A very common (and very reasonable) question I hear, is "how is Omnata different to Tableau/Einstein/Fivetran/Mulesoft/Workato/etc with respect to Salesforce?"
There are a few questions we have to answer along the way:
1) Operational or Analytical?
The solution varies depending on whether or not you are trying to understand or report on trends across large datasets, or whether you are looking to improve operational processes by extending the visibility and reach of the main Salesforce platform.
2) Which Salesforce cloud?
The solution varies depending on whether or not you are talking about Salesforce Marketing Cloud, or the main Salesforce Platform. The former was an acquired product with a fundamentally different backend to the latter, with a different set of products enabled for it.
3) Which direction?
The solution varies depending on whether you are wanting to move Salesforce data out into Snowflake to form part of your data warehouse, or whether you are wanting to improve your sales/marketing/service efforts by incorporating more Snowflake datasets into the Salesforce ecosystem.
Let's work through these. (updated May 21)
Operational or Analytical?
Sometimes the line appears blurry, especially as both Tableau CRM and regular Tableau support embedding into Salesforce, and can each connect to both Snowflake and Salesforce to load data. But the experience is just that - "embedded", and far from a full operational capability. They cannot integrate properly at the record level with the on-platform objects, and the external data cannot be used in process automation tools, standard list views, from Apex code, etc.
So if you want a true analytics/visualisation platform, go with either of these two - let Salesforce argue internally over which one is best for you 😃
Otherwise, read on. And we'll come back to Tableau CRM again later as part of the third question.
Which Salesforce cloud, and in which direction?
Salesforce Marketing Cloud is an acquired product (ExactTarget), with a fundamentally different database backend to regular Salesforce, with a different set of products that enable integration. The same is true for Pardot, which came across with ExactTarget.
In this section, "Salesforce" means the core CRM product, including "Service Cloud", "Sales Cloud", and the various "industry clouds" that have been built off it.
Marketing Cloud to Snowflake
If you're wanting to bring your Marketing Cloud data back into Snowflake, use an app-to-warehouse data replication tool like Fivetran, Stitch or Airbyte.
Snowflake to Marketing Cloud
If you're wanting to bring Snowflake data into Marketing Cloud to enrich your marketing campaigns, replicating data is the best option. Marketing Cloud Data Extensions are used to store external data for segmentation, scoring, and other customer attributes.
Data can be dropped via FTP which is reliable and has adequate throughput for most marketing related use cases. The API is used for automated actions like kicking off marketing campaigns. Data teams we spoke to simply provide the data and let the marketing team take over. They often build their own batch processes to drop data, however, this is not ideal. It creates an extra point of failure, maintenance and another exposure point of data and credentials.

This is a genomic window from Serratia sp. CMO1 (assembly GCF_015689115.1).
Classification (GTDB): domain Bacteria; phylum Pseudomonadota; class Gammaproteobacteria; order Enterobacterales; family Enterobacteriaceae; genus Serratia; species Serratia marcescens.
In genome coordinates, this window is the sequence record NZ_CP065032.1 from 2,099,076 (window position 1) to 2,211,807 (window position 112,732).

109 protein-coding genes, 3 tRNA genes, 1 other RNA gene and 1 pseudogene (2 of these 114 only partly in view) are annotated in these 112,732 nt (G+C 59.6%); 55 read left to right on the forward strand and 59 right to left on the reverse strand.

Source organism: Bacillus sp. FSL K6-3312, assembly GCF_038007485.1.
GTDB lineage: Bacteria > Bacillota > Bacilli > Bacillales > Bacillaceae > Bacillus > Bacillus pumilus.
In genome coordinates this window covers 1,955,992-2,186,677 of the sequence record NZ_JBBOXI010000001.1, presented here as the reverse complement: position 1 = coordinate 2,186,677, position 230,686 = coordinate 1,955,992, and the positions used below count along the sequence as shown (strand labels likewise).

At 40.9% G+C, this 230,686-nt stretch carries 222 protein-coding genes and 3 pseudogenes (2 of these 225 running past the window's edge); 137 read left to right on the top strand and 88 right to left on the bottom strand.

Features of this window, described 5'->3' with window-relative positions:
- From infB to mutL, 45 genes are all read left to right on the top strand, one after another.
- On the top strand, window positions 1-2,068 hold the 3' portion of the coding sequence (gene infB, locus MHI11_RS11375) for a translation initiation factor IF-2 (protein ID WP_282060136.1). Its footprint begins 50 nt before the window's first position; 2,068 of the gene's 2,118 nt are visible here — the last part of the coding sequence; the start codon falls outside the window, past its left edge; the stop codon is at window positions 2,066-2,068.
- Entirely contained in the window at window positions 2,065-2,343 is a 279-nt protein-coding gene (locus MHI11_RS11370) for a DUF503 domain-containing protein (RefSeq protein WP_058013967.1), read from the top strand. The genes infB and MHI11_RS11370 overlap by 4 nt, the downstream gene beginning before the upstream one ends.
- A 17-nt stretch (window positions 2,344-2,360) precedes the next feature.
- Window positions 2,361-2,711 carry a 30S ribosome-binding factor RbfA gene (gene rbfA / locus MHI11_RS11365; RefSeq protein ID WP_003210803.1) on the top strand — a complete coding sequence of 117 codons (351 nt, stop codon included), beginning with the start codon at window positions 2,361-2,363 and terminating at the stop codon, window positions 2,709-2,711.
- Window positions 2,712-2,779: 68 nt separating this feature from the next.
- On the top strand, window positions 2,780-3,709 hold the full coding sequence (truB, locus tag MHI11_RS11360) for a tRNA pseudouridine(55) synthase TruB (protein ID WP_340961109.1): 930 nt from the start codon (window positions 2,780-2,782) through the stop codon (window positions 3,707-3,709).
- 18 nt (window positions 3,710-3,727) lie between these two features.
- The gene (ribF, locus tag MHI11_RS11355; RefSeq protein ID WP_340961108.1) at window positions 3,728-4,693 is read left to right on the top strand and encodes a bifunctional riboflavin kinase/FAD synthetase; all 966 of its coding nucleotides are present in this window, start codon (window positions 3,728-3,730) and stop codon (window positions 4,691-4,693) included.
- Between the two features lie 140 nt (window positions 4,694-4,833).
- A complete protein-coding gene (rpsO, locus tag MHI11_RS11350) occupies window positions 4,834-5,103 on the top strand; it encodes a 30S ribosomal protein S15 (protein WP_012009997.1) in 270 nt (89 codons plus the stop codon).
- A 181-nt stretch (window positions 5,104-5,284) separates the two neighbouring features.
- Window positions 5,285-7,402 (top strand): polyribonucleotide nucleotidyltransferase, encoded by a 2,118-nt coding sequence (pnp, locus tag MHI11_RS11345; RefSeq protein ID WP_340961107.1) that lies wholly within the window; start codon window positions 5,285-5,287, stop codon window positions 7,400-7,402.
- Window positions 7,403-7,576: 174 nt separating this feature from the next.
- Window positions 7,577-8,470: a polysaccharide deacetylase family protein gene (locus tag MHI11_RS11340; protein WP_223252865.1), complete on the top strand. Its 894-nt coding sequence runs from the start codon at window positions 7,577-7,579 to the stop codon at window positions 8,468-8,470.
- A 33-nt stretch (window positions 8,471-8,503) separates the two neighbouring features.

Omnata Push can help here. It drives data loads natively from Snowflake to SFMC using SQL functions. This differs from other warehouse-to-app tools that use extract and load tasks invoked from the middle layer. Omnata doesn't keep data or credentials and Push tasks can be automated with Snowflake or integrated with dbt. The data team can centrally manage customer attributes and ensure a data silo isn't emerging in the integration layer.
Leaving Snowflake out for a second, if you want to better integrate Marketing Cloud with the rest of Salesforce (in either direction), check out the various options here.
Salesforce CRM to Snowflake
If you want to add your Salesforce data to Snowflake as part of a data warehouse, you can use an app-to-warehouse replication tool like Fivetran.
Coming soon (announced 2020) is the Einstein output connector, which provide this functionality as part of an Einstein Data Prep recipe. See a demo here.
The decision between these two options will probably come down to how widely you already use Einstein data prep or Fivetran, and of course pricing.
Snowflake to Salesforce CRM
Now, if you want to access Snowflake datasets in Salesforce CRM, Omnata works in two modes, Push and Connect.
Omnata Push is the easiest way to load data into Salesforce. It runs as a natural extension of your Snowflake data pipeline and it uses the Salesforce Bulk API.
Typically, you would do this for data that belongs on the Salesforce platform, like Accounts, Contacts and Leads, and exist in small enough quantities that your storage and API quota can handle them. A common example is pushing a single Lead score from Snowflake into an existing Lead object in Salesforce.
Contrast this to warehouse-to-app sync tools like Census or Hightouch. In this scenario, they are managed as external middleware that queries from the outside, rather than invoked from within Snowflake. They also allow a degree of data transformation, though, many data teams prefer to transform data within Snowflake.
Omnata Connect is a natural extension of the Salesforce platform. It comes as a Salesforce Connect custom adapter that runs entirely on-platform and communicates directly, in real time, to your Snowflake warehouse.
Typically, you would do this for data that is generated by other systems, relevant to the customer, but does not belong on the Salesforce platform. Particularly when there is a large amount of it, or a near real time requirement.
For more details on the differences between the two modes of operation, see https://omnata.com/how-it-works
And finally, for the visually inclined, here's a decision tree to summarise: